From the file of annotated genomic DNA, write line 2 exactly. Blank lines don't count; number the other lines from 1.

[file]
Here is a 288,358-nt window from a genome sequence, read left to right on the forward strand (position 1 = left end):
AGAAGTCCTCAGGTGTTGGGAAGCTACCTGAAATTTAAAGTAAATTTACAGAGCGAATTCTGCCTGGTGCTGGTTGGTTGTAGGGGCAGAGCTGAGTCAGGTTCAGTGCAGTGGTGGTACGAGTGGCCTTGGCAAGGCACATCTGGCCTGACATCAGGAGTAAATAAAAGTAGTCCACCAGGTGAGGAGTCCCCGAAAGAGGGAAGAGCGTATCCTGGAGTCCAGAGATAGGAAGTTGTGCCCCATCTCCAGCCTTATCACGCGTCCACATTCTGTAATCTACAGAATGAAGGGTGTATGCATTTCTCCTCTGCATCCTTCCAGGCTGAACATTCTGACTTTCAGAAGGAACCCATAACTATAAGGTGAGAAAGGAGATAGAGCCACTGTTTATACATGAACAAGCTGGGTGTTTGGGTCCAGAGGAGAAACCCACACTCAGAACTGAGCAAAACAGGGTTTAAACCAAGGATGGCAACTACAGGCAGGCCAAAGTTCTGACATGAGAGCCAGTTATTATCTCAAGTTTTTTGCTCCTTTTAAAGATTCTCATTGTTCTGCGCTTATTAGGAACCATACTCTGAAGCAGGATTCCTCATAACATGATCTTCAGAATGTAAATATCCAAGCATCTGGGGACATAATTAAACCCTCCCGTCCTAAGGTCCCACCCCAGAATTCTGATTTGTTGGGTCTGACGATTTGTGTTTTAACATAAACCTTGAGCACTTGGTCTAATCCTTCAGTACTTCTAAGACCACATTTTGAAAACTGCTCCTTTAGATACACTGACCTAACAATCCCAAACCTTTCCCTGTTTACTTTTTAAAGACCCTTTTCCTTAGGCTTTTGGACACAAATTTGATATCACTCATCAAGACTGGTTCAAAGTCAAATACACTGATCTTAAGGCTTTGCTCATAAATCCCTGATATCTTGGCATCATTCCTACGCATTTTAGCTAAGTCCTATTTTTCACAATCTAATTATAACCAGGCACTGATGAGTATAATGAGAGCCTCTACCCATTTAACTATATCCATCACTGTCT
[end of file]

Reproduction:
AGAAGTCCTCAGGTGTTGGGAAGCTACCTGAAATTTAAAGTAAATTTACAGAGCGAATTCTGCCTGGTGCTGGTTGGTTGTAGGGGCAGAGCTGAGTCAGGTTCAGTGCAGTGGTGGTACGAGTGGCCTTGGCAAGGCACATCTGGCCTGACATCAGGAGTAAATAAAAGTAGTCCACCAGGTGAGGAGTCCCCGAAAGAGGGAAGAGCGTATCCTGGAGTCCAGAGATAGGAAGTTGTGCCCCATCTCCAGCCTTATCACGCGTCCACATTCTGTAATCTACAGAATGAAGGGTGTATGCATTTCTCCTCTGCATCCTTCCAGGCTGAACATTCTGACTTTCAGAAGGAACCCATAACTATAAGGTGAGAAAGGAGATAGAGCCACTGTTTATACATGAACAAGCTGGGTGTTTGGGTCCAGAGGAGAAACCCACACTCAGAACTGAGCAAAACAGGGTTTAAACCAAGGATGGCAACTACAGGCAGGCCAAAGTTCTGACATGAGAGCCAGTTATTATCTCAAGTTTTTTGCTCCTTTTAAAGATTCTCATTGTTCTGCGCTTATTAGGAACCATACTCTGAAGCAGGATTCCTCATAACATGATCTTCAGAATGTAAATATCCAAGCATCTGGGGACATAATTAAACCCTCCCGTCCTAAGGTCCCACCCCAGAATTCTGATTTGTTGGGTCTGACGATTTGTGTTTTAACATAAACCTTGAGCACTTGGTCTAATCCTTCAGTACTTCTAAGACCACATTTTGAAAACTGCTCCTTTAGATACACTGACCTAACAATCCCAAACCTTTCCCTGTTTACTTTTTAAAGACCCTTTTCCTTAGGCTTTTGGACACAAATTTGATATCACTCATCAAGACTGGTTCAAAGTCAAATACACTGATCTTAAGGCTTTGCTCATAAATCCCTGATATCTTGGCATCATTCCTACGCATTTTAGCTAAGTCCTATTTTTCACAATCTAATTATAACCAGGCACTGATGAGTATAATGAGAGCCTCTACCCATTTAACTATATCCATCACTGTCT